I don't consider Chromebooks a Linux desktop, because normal people don't even know what is Crouton. Google can release a Chromebook without any access to Crouton, replaced the Linux kernel by something else, and no USA school buying Chromebooks would notice. Same applies to Android, specially after the Android 7 locked on linking to private shared objects. Yup, that was the exact time when I switched to Linux. KDE 3. Firefox called Firebird at the time also had the first release.

For webdev work, it was great. You could deploy websites to remote server without having to care about Windows vs Linux filesystem differences.

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The only real problem which you missed is the hardware. Hardware support on Linux wasn't really good these days.

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I had to buy a new printer and scanner and setting the CRT monitor to work at acceptable framerate took a lot of fiddling with Xorg config. You could drag and drop within a Xaw application, but not from a Xaw application to a Qt application. A lot of distros routinely shipped with like 5 windows managers, besides KDE and Gnome. There was a very brief period, between cca. Then everyone started having delusions of grandeur again, in an earlys-Unix manner, and things have been pretty much degrading ever since.

A development that's largely unsurprising between KDE's architecture astronautics and Gnome's see no feedback, speak no feedback, hear no feedback attitude that GTK, sadly, adopted for a pretty long time. The unpleasant consequence is, of course, the "app problem" you speak of. Two major rewrites later, they haven't re-accumulated this wealth of applications and some of the ones that they do ship or advertise today are practically abandoned or remnants from the KDE 3 days. Some of the developments have been outright catastrophic, like KMail, which was turned from a very useful mail client to something that borks in a gazillion unpredictable ways as soon as you try to configure more than one account.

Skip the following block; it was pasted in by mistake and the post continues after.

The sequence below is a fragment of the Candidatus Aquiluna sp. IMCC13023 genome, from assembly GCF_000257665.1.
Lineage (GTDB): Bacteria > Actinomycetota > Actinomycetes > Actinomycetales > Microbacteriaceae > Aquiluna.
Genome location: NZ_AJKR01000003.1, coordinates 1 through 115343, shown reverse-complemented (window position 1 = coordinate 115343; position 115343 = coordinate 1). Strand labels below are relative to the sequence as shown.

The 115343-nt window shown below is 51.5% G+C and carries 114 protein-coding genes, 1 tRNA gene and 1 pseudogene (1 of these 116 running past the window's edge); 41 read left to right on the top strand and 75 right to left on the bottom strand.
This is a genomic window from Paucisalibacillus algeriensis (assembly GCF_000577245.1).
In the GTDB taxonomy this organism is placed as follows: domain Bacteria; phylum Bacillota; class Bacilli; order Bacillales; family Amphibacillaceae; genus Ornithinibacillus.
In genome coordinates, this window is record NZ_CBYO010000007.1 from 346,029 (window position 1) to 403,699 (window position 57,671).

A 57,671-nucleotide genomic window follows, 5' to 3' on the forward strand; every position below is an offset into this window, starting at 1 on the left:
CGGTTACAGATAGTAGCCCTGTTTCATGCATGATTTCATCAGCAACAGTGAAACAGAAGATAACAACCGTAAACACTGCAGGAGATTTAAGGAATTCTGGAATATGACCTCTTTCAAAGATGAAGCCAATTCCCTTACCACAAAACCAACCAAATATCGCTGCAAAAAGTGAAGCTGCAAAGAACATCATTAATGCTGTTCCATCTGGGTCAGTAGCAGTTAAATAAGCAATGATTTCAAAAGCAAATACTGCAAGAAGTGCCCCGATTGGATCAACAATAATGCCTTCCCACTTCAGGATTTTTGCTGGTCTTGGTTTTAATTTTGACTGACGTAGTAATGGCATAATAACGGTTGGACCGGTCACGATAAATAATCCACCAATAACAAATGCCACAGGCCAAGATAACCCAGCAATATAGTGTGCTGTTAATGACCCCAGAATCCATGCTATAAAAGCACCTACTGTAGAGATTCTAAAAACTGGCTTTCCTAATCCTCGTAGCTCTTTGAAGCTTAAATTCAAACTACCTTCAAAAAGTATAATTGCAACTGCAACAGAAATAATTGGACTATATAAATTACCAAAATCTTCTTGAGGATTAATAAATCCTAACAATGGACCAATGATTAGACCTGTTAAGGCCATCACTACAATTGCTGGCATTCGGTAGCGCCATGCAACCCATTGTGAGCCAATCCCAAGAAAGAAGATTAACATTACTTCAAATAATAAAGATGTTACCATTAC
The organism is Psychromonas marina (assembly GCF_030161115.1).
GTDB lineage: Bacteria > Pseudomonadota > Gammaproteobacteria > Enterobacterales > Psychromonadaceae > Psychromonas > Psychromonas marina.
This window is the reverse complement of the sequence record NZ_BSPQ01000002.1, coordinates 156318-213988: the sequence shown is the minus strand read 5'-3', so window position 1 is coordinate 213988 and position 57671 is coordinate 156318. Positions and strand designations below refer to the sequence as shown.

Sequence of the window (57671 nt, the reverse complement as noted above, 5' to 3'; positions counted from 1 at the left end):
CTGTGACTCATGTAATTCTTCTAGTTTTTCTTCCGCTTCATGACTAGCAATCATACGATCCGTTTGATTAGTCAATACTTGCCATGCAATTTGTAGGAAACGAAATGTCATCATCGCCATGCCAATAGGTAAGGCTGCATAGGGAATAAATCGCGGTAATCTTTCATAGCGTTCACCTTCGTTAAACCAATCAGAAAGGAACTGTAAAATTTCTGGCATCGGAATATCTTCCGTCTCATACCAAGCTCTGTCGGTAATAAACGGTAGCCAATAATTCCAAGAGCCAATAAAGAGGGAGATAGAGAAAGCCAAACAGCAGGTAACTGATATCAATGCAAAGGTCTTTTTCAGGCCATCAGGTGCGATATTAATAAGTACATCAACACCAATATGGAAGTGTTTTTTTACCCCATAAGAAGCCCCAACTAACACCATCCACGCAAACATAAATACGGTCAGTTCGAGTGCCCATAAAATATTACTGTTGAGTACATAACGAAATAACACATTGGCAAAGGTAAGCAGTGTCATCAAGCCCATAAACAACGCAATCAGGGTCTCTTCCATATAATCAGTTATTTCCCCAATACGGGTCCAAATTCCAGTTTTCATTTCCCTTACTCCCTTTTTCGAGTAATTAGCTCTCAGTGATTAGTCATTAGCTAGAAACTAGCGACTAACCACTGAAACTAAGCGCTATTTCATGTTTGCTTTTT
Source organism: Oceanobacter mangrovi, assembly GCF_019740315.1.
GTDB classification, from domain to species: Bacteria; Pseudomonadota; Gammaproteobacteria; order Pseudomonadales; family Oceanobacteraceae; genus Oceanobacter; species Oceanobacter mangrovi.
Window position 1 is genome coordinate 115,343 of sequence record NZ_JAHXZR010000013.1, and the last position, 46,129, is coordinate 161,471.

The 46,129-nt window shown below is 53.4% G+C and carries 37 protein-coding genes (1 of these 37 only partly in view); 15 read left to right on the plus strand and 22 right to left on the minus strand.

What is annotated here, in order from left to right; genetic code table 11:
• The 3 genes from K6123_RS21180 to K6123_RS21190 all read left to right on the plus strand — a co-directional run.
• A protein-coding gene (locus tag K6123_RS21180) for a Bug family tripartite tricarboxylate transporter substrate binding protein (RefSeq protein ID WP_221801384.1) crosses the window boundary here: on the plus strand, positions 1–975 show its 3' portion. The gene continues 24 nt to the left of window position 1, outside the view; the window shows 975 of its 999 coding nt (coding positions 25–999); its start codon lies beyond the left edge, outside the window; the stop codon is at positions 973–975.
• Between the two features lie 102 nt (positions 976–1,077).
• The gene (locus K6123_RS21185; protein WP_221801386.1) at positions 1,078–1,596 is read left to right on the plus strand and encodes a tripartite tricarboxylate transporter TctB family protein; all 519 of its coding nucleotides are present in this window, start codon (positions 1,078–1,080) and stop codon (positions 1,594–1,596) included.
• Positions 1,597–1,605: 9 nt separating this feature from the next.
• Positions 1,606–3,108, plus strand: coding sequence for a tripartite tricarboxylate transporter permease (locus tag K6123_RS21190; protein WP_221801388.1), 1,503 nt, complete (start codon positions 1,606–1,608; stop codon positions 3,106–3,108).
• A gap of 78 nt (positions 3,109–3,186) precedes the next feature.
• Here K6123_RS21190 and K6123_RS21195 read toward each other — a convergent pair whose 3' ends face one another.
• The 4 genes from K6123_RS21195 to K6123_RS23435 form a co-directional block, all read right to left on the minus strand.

Similar things are happening in Gnome land, where they've chased feature-parity with Gnome 2 for years as they've been scrambling to fix everything that wasn't wrong with it and the horde of bugs that ensued from these fixes. Which, in fact, is why they have three forks in the first place. Nowadays we have people trying to keep a KDE branch that hasn't been developed in almost ten years alive, and actively using it TDE.

That's because, for all its flashiness, Apple and design fetishism, the super-disruptive community of desktop developers has failed to develop anything that's convincingly better than what was available ten years ago. The Linux desktop today is far less fragmented, but that's because a most of the people who could fragment it by developing fragmenting applications have long given up and use Macs and b a lot of the traditional functions of a computer's desktop and applications have been eaten up by the web. There's little fragmentation to have when virtually all you use now is a web browser, the terminal and maybe a mail client.

Sadly, it never gathered much attention outside the former NeXTStep users crowd, save for a small resurgence of interest back OS X adoption soared and a lot of people began to actually like Cocoa. Which is quite a shame.

Seems Darling is still being developed as we "speak". The Github repo is showing commits as recently as 2 days ago. And it builds on Gnustep in an attempt at supporting OSX software running on top of Linux from what i can tell.

GNUStep is still being developed, much to my amazement, but somewhat slowly.